The system was so open to abuse that three months after the government directed Zimbabwe’s 92 local authorities to write off residents’ debts run up between February 2009 and June 2013, many were doubtful that they would see any benefit from the amnesty.
Almost all local authorities have failed to get the expected surge in public interest to pay for services, partly because of unclear billing systems. As a result, bills have begun to accumulate at a rate as fast as in the past.
“As long as the current council billing system is not addressed, residents will always accumulate debts. In 2009, council introduced a 51 per cent interest rate on overdue accounts coupled with an estimated consumption billing system, which is not accurate and milks residents,” said Harare Residents’ Trust Director Precious Shumba.
At a meeting on the impact of the government’s July directive, organised by Poverty Reduction Forum Trust last week, Shumba said Harare City Council had never produced an audited report to boost ratepayers’ confidence.
“The council’s billing system crashed in 2010 and was unworkable, prompting us to put together a 6,000-plus signed petition to write off bills and embark on a transparent billing system,” he said.
“To make matters worse, a lot of money is being diverted for other uses and this makes it difficult for residents to keep a clean sheet.”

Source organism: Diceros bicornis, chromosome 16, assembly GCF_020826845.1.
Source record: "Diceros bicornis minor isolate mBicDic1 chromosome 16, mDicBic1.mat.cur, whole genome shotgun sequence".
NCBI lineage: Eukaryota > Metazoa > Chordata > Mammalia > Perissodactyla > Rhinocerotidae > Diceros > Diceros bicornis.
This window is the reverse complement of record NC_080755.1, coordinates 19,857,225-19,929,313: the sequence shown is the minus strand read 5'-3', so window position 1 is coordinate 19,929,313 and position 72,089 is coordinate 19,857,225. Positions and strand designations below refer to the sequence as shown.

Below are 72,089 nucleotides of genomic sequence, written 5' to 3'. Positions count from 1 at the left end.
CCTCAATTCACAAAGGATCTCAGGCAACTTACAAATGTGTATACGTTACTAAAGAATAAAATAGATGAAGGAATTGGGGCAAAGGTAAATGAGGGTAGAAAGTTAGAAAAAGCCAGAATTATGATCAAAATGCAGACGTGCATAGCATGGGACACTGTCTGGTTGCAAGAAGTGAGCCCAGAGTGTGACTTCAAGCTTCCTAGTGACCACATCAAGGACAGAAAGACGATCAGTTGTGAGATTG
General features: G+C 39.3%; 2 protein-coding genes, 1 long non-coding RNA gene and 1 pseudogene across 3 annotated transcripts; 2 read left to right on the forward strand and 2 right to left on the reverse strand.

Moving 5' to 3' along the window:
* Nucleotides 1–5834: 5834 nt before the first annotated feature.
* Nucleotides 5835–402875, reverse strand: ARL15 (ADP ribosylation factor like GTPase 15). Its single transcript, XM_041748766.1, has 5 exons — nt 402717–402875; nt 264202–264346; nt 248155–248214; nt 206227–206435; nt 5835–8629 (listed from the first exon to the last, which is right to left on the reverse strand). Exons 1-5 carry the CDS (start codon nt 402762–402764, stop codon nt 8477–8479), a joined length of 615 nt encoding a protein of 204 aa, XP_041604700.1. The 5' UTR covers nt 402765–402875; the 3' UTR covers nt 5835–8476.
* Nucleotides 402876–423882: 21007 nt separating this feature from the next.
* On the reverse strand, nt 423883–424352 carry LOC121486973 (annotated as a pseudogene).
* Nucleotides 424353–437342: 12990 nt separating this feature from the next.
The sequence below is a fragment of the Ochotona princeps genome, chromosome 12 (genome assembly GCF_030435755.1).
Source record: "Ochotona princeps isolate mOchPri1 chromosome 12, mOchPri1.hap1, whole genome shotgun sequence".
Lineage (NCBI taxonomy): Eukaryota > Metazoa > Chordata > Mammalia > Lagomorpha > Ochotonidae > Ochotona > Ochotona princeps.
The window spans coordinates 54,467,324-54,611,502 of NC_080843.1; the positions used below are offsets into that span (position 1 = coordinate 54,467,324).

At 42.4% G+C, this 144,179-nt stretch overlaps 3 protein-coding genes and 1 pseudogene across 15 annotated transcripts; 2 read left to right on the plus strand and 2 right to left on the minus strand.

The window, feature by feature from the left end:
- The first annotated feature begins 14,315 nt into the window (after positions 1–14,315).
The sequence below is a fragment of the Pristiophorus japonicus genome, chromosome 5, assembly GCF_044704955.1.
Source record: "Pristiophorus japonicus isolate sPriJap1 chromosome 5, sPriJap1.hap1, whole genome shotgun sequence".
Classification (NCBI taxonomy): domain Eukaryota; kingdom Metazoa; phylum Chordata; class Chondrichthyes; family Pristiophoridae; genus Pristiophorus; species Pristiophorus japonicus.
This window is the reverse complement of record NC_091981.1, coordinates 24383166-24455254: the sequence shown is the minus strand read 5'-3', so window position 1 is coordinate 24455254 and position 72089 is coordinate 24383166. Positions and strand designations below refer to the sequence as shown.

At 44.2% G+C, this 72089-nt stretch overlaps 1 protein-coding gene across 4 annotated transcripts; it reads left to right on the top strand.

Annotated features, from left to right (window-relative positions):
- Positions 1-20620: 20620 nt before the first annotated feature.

A Budiriro resident, Amai Chinyama, said they only got water once a week but always received huge water bills.
“I rent a full house, and we do not use a lot of council water as it is only available once or twice a week, but surprisingly we are charged $60 a month. This is the reason why residents will continue to have debts,” she said.
Most residents at the meeting said that the cancellation of debts had not led to positive changes. Service delivery had not improved and debts were already accumulating.
“Three months after debts were cancelled, we already owe council and, by
December, the bills will be unbearable,” said a Glen View resident. “The slashing of debts has benefited landlords more than lodgers. We always pay our dues, yet landlords do not pay up to council and when this cancellation came it benefited them. Lodgers got no discounts on their rent charges.”
Harare’s revenue collection manager, Regis Makwembere, admitted that the council billing system was in a shambles.
“Most of our water meters are very old and 50 per cent of them are malfunctioning, making us rely on an estimated consumption billing system,” said Makwembere. “Residents must speak to the council when they suspect they are being overcharged and these issues can be rectified on a one-by- one basis.”
Makwembere said delays caused by an unreliable billing system was further confusing residents.Post published in: News